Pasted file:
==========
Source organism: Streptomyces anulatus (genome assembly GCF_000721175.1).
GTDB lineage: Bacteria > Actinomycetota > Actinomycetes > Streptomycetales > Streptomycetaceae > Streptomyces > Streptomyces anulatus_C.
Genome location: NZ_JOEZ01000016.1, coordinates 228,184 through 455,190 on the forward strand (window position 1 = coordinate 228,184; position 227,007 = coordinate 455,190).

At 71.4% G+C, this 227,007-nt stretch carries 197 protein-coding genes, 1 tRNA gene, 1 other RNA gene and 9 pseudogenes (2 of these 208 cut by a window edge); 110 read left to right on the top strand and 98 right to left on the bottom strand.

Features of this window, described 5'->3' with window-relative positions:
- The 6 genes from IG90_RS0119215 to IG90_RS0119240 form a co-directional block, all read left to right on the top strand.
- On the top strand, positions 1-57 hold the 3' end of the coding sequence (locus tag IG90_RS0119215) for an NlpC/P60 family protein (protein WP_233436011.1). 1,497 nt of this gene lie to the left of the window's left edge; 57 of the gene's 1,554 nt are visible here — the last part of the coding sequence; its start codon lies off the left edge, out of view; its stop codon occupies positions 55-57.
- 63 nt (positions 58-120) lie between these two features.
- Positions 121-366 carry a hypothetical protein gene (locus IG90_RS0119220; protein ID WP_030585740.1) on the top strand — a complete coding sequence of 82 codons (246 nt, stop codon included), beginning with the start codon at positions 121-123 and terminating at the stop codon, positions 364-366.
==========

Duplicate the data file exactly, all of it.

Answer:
Source organism: Streptomyces anulatus (genome assembly GCF_000721175.1).
GTDB lineage: Bacteria > Actinomycetota > Actinomycetes > Streptomycetales > Streptomycetaceae > Streptomyces > Streptomyces anulatus_C.
Genome location: NZ_JOEZ01000016.1, coordinates 228,184 through 455,190 on the forward strand (window position 1 = coordinate 228,184; position 227,007 = coordinate 455,190).

At 71.4% G+C, this 227,007-nt stretch carries 197 protein-coding genes, 1 tRNA gene, 1 other RNA gene and 9 pseudogenes (2 of these 208 cut by a window edge); 110 read left to right on the top strand and 98 right to left on the bottom strand.

Features of this window, described 5'->3' with window-relative positions:
- The 6 genes from IG90_RS0119215 to IG90_RS0119240 form a co-directional block, all read left to right on the top strand.
- On the top strand, positions 1-57 hold the 3' end of the coding sequence (locus tag IG90_RS0119215) for an NlpC/P60 family protein (protein WP_233436011.1). 1,497 nt of this gene lie to the left of the window's left edge; 57 of the gene's 1,554 nt are visible here — the last part of the coding sequence; its start codon lies off the left edge, out of view; its stop codon occupies positions 55-57.
- 63 nt (positions 58-120) lie between these two features.
- Positions 121-366 carry a hypothetical protein gene (locus IG90_RS0119220; protein ID WP_030585740.1) on the top strand — a complete coding sequence of 82 codons (246 nt, stop codon included), beginning with the start codon at positions 121-123 and terminating at the stop codon, positions 364-366.